By Keegan Hamilton
King County Sheriffs say they found "chunks of dog flesh" last week in a vacant apartment in south Seattle used for dog fighting. The same space contained an air mattress that police believe was used for bedding down prostitutes. Sheriffs rescued four pit bulls that had recently done battle, and had to summon the SWAT team to arrest their suspected owner.
At around 3 a.m. on the morning of July 23, the cops were called to a complex of duplex apartments on the 10600 block of Aqua Way South, just off of Highway 509 between White Center and Burien.
When Sheriff's deputies arrived, they saw a man bolt from an apartment that was supposed to be empty. According to Sgt. John Urquhart, inside the vacant unit the deputies found "large quantities of both fresh and dried blood on the floor and walls." They also found two "bite sticks," small pieces of wood that dog handlers use to pry open the clenched jaws of their animals when they're locked in a stalemate. Urquhart says the deputies also discovered an air mattress and both used and unused condoms, evidence of "prostitution activity.
"Outside, two pit bulls were chained to a railing. One of the dogs was "injured and quite lethargic," according to Urquhart. Two more dogs were later discovered inside.
Another pit bull rescued by Sheriffs and currently being cared for by King County Animal Control.
In an occupied apartment adjacent to the dog-fighting lair, the sheriffs found Anthony Thompson holed up in a back bedroom. Thompson refused to give himself up, and fearing that he was armed, the Sheriff's deputies called for backup.
"He got religion when the SWAT team showed up," Urquhart says. "He came out relatively quickly."
Thompson was booked into the King County Jail on a felony arrest warrant for "escape from community custody," meaning he'd recently been released from prison but failed to make his required check-in with the Department of Corrections. According to a press release from the Sheriff's office, the 26-year-old suspect has a rap sheet that includes felony convictions for promoting prostitution, robbery, and unlawful possession of a handgun by a felon. He has not yet been charged in connection with the dog-fighting bust.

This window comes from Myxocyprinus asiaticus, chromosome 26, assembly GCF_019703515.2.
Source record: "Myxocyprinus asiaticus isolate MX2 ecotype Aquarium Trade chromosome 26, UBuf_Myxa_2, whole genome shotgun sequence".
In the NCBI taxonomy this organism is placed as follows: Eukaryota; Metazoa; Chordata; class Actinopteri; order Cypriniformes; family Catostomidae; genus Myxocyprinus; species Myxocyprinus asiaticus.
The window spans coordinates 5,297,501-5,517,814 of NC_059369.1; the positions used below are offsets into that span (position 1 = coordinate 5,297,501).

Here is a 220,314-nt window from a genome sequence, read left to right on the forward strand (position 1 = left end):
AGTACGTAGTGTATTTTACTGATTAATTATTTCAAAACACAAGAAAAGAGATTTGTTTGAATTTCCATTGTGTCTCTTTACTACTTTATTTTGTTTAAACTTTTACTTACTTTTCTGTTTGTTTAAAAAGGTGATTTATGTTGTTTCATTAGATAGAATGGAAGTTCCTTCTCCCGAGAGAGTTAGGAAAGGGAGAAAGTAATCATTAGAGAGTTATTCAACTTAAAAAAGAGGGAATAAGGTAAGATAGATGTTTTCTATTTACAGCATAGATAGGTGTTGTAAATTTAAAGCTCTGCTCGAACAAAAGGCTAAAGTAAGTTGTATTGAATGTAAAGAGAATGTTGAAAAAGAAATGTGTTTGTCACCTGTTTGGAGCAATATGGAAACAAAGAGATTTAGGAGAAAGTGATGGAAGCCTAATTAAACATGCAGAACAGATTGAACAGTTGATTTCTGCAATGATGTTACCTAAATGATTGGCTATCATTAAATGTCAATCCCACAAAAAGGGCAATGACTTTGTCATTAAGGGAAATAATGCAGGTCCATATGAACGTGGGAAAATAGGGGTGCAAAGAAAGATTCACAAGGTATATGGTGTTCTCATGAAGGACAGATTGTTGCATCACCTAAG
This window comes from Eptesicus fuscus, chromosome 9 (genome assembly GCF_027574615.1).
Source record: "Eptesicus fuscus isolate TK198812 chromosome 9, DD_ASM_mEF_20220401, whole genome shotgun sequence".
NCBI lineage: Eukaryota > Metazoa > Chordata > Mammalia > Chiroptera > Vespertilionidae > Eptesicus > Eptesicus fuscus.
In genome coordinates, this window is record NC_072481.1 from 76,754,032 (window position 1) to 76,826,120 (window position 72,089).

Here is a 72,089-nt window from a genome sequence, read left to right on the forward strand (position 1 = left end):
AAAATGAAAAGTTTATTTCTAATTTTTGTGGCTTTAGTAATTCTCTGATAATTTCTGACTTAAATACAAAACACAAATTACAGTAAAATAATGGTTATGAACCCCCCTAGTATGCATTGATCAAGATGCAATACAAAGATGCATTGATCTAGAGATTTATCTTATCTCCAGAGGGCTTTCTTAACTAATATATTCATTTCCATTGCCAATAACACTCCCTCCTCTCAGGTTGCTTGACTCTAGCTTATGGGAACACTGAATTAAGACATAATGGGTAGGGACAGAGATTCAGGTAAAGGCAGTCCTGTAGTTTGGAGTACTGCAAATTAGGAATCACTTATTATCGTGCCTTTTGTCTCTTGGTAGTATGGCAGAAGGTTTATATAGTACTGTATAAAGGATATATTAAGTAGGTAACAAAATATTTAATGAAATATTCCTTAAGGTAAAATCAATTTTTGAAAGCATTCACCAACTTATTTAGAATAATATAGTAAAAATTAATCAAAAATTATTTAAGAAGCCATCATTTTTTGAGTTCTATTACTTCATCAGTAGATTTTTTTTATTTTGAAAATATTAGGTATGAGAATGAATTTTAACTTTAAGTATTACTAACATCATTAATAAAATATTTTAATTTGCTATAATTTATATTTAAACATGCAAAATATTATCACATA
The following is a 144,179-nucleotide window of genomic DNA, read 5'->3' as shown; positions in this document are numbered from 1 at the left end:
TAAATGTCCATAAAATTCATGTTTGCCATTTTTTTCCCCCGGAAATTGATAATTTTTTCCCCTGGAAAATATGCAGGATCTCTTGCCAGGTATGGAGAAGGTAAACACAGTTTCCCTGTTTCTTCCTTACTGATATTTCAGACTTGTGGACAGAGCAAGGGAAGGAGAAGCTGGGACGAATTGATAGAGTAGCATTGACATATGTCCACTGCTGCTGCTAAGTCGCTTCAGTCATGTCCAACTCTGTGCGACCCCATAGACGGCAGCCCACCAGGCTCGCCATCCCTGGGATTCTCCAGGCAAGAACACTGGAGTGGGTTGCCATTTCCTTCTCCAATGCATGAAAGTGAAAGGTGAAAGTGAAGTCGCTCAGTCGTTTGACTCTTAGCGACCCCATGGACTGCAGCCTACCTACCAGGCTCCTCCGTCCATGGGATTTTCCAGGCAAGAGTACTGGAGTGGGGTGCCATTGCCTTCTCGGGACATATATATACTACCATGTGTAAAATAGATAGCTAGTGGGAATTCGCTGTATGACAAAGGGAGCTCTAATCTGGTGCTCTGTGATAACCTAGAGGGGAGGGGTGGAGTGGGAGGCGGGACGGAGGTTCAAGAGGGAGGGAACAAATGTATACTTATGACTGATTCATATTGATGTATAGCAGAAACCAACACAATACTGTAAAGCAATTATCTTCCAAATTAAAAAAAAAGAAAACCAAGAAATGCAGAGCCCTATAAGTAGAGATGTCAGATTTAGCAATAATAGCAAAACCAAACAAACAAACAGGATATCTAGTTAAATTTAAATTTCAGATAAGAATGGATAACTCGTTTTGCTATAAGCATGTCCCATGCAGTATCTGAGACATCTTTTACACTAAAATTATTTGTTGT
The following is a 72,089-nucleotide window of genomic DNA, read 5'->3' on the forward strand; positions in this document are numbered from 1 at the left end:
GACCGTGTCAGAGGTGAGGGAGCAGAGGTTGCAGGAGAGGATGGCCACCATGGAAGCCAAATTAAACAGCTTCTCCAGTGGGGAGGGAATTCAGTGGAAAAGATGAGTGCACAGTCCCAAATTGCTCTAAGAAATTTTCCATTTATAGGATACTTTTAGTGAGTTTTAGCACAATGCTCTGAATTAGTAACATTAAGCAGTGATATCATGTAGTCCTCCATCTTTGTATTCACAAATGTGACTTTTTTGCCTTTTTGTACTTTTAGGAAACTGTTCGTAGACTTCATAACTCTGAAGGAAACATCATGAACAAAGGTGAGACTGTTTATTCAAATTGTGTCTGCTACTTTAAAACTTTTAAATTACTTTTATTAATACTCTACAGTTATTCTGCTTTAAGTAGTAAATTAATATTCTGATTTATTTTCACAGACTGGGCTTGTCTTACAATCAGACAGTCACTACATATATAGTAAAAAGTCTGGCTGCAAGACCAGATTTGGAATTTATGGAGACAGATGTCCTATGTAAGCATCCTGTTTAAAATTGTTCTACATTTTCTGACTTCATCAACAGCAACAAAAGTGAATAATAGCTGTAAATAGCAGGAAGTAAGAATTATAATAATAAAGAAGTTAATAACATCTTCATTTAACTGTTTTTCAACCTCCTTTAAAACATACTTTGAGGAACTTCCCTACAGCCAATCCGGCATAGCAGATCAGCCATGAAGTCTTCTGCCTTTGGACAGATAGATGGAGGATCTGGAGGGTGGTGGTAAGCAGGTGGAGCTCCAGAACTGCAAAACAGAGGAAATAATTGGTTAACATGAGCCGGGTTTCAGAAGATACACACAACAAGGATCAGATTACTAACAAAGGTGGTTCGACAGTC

Chad Lewis, spokesman for the Washington Department of Corrections, says Thompson is classified as a "high risk for violence." He served a year-long stretch in Washington prison from October 2004 to October 2005 for the pimping charge, according to Lewis, and ended up back behind bars again from 2007 to 2010. After that, Lewis says, Thompson was "in and out of jail" in King and Yakima Counties for failing to report to his Community Corrections Officer. The warrant for Thompson's arrest was issued July 22, the day before the dog-fighting bust.
Urquhart says the Sheriff's office turned the four pit bulls over to King County Animal Control. Cameron Satterfield, spokesman for Animal Control, says one of the dogs has already been euthanized "because of its condition," but that damage was "probably not from dog-fighting injuries." Necropsy results are pending.
The third rescued pit bull."Since this is still an active investigation, right now we just can't say what's going to happen with these particular dogs," Satterfield says of the remaining three pit bulls. "We're holding the dogs and will continue to hold the dogs."
Historically, pit bulls trained to fight have been euthanized after being seized by law enforcement. While the animals are rarely aggressive toward humans, they are often ferocious around other dogs, the result of a lifetime of brutal conditioning by their trainers. But in 2009 authorities in Missouri rescued more than 500 dogs in the largest dog-fighting bust in U.S. history. While half of the animals had to be put to sleep, roughly 250 were adopted by surrogate owners.
For more info on the pit-bull rescue and adoptions, read "For the Love of Pit: Many former fighting dogs find new lives as family pets," published last year in conjunction with a Village Voice Media report on the controversial undercover investigation that led to the massive dog-fighting bust.